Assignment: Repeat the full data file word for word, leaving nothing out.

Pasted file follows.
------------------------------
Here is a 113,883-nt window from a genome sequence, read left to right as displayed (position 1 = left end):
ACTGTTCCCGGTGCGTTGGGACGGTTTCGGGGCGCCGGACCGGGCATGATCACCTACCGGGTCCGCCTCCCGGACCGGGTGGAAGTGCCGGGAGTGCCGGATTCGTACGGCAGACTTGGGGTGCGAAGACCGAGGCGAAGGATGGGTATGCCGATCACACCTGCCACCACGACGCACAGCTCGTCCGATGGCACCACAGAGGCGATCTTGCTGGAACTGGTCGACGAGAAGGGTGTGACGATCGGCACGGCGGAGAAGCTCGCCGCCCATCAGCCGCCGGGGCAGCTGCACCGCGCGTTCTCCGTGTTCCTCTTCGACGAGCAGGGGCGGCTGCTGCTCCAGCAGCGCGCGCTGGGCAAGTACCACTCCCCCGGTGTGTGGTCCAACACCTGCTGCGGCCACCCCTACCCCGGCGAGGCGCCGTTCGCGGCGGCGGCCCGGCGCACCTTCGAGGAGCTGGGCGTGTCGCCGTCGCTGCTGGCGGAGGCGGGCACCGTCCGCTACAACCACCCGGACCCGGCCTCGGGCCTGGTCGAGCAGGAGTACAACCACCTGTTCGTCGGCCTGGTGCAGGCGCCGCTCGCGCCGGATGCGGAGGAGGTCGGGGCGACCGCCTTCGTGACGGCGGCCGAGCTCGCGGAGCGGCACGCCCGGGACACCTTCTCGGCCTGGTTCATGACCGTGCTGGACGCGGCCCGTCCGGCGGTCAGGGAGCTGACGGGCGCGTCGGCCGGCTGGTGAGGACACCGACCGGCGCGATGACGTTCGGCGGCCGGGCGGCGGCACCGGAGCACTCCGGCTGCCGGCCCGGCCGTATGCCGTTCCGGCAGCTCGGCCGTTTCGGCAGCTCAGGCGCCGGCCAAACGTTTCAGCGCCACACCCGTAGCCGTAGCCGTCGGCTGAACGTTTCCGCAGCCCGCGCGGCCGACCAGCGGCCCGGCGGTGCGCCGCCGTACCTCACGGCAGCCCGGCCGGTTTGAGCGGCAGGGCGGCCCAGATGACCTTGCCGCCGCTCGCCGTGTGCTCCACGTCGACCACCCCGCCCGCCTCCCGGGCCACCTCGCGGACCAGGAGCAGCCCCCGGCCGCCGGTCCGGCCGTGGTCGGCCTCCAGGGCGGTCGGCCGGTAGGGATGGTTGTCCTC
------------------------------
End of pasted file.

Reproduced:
Here is a 113,883-nt window from a genome sequence, read left to right as displayed (position 1 = left end):
ACTGTTCCCGGTGCGTTGGGACGGTTTCGGGGCGCCGGACCGGGCATGATCACCTACCGGGTCCGCCTCCCGGACCGGGTGGAAGTGCCGGGAGTGCCGGATTCGTACGGCAGACTTGGGGTGCGAAGACCGAGGCGAAGGATGGGTATGCCGATCACACCTGCCACCACGACGCACAGCTCGTCCGATGGCACCACAGAGGCGATCTTGCTGGAACTGGTCGACGAGAAGGGTGTGACGATCGGCACGGCGGAGAAGCTCGCCGCCCATCAGCCGCCGGGGCAGCTGCACCGCGCGTTCTCCGTGTTCCTCTTCGACGAGCAGGGGCGGCTGCTGCTCCAGCAGCGCGCGCTGGGCAAGTACCACTCCCCCGGTGTGTGGTCCAACACCTGCTGCGGCCACCCCTACCCCGGCGAGGCGCCGTTCGCGGCGGCGGCCCGGCGCACCTTCGAGGAGCTGGGCGTGTCGCCGTCGCTGCTGGCGGAGGCGGGCACCGTCCGCTACAACCACCCGGACCCGGCCTCGGGCCTGGTCGAGCAGGAGTACAACCACCTGTTCGTCGGCCTGGTGCAGGCGCCGCTCGCGCCGGATGCGGAGGAGGTCGGGGCGACCGCCTTCGTGACGGCGGCCGAGCTCGCGGAGCGGCACGCCCGGGACACCTTCTCGGCCTGGTTCATGACCGTGCTGGACGCGGCCCGTCCGGCGGTCAGGGAGCTGACGGGCGCGTCGGCCGGCTGGTGAGGACACCGACCGGCGCGATGACGTTCGGCGGCCGGGCGGCGGCACCGGAGCACTCCGGCTGCCGGCCCGGCCGTATGCCGTTCCGGCAGCTCGGCCGTTTCGGCAGCTCAGGCGCCGGCCAAACGTTTCAGCGCCACACCCGTAGCCGTAGCCGTCGGCTGAACGTTTCCGCAGCCCGCGCGGCCGACCAGCGGCCCGGCGGTGCGCCGCCGTACCTCACGGCAGCCCGGCCGGTTTGAGCGGCAGGGCGGCCCAGATGACCTTGCCGCCGCTCGCCGTGTGCTCCACGTCGACCACCCCGCCCGCCTCCCGGGCCACCTCGCGGACCAGGAGCAGCCCCCGGCCGCCGGTCCGGCCGTGGTCGGCCTCCAGGGCGGTCGGCCGGTAGGGATGGTTGTCCTC